When we hear the word “recovery,” we probably think about someone who is doing better after a long illness, or possibly someone in a 12 step program, who is progressing through the steps. While in the throes of new grief and sorrow, “getting better” and “healing” aren’t bullet points on the agenda. We are consumed with our loss and how difficult and unfair day-to-day life is without the one we are missing so desperately. Just surviving and moving through the basic motions are exhausting. Forget about recovery!
It has been nearly 21 months since my eldest son left for Heaven—every single day has been tainted by this cloud of darkness, and little joy has been had, no matter how hard I try or pray! Most days, I still feel like I am in a dazed dream, and none of this can possibly be real.
But this week, it seemed as if there was a sliver of light and hope, and I was actually able to laugh out loud, while watching a funny video! I am sure most who are reading this can understand where I am coming from—to catch myself actually smiling and enjoying something—what a foreign concept it has been these many months!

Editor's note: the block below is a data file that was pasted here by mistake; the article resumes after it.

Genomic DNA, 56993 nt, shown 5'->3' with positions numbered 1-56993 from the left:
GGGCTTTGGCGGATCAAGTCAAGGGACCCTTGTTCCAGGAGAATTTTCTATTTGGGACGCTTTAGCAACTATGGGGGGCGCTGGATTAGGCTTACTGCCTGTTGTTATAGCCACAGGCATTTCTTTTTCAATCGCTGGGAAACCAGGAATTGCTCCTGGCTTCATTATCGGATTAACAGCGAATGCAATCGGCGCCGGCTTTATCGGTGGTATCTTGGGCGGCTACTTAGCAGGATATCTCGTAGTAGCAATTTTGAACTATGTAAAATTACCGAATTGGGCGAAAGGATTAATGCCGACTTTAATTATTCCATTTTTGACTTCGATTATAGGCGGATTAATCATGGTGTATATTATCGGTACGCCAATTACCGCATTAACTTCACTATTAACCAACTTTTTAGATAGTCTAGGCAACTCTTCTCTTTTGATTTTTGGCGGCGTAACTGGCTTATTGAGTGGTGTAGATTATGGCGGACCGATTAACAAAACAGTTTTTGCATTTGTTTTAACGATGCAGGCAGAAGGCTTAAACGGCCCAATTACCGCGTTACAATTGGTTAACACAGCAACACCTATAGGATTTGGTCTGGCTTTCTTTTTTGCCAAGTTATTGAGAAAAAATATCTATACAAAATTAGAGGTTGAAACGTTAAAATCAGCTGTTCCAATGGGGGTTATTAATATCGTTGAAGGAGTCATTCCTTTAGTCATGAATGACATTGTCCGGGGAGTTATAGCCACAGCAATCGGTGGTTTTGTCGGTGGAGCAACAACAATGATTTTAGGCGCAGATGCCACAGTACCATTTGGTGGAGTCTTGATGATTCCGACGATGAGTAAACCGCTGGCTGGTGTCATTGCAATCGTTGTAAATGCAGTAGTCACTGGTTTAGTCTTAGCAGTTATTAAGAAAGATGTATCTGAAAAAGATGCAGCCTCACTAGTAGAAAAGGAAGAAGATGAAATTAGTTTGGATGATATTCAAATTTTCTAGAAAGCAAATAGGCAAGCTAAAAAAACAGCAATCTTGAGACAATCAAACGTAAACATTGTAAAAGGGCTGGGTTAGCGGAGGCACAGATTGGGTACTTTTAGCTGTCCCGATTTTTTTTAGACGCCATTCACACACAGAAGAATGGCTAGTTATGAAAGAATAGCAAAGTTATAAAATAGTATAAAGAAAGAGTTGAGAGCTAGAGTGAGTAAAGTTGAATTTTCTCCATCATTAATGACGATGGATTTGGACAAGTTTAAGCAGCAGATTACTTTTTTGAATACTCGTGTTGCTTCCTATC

I caught myself, and smiled; but then what did I do? I started feeling guilty for that ounce of normality, and chided myself for daring to NOT be in despair and misery. I mean, my son is gone! How could I possibly have the audacity to smile and laugh—to find pleasure in something my beloved can no longer experience?!
It was a brief encounter, but I do recognize that it will be ok to have these moments of contentment, and they most likely will come more often as time goes on. And whether they occur infrequently or not is totally ok. It’s on MY timetable: not my husbands, nor my two other sons, nor my friends…
Megan Devine, author of an excellent book called “It’s OK That You’re Not OK,” says in an article I’m including at the end of this post: “Given that what I’ve lost cannot be restored, given that what was taken cannot be returned, what would healing look like? What would it look like for me to live this life well?”
This is a question as individual as you are, and one that may take weeks, months, or years, to figure out.
I’m going to keep giving in to the smile—the laugh out loud—then feel guilty about it, be ok with that, talk it through…and in time, hopefully, the “recovery” will look like all the very best thoughts and memories, pinned on the timeline of my sons life, and hurt just a little bit less…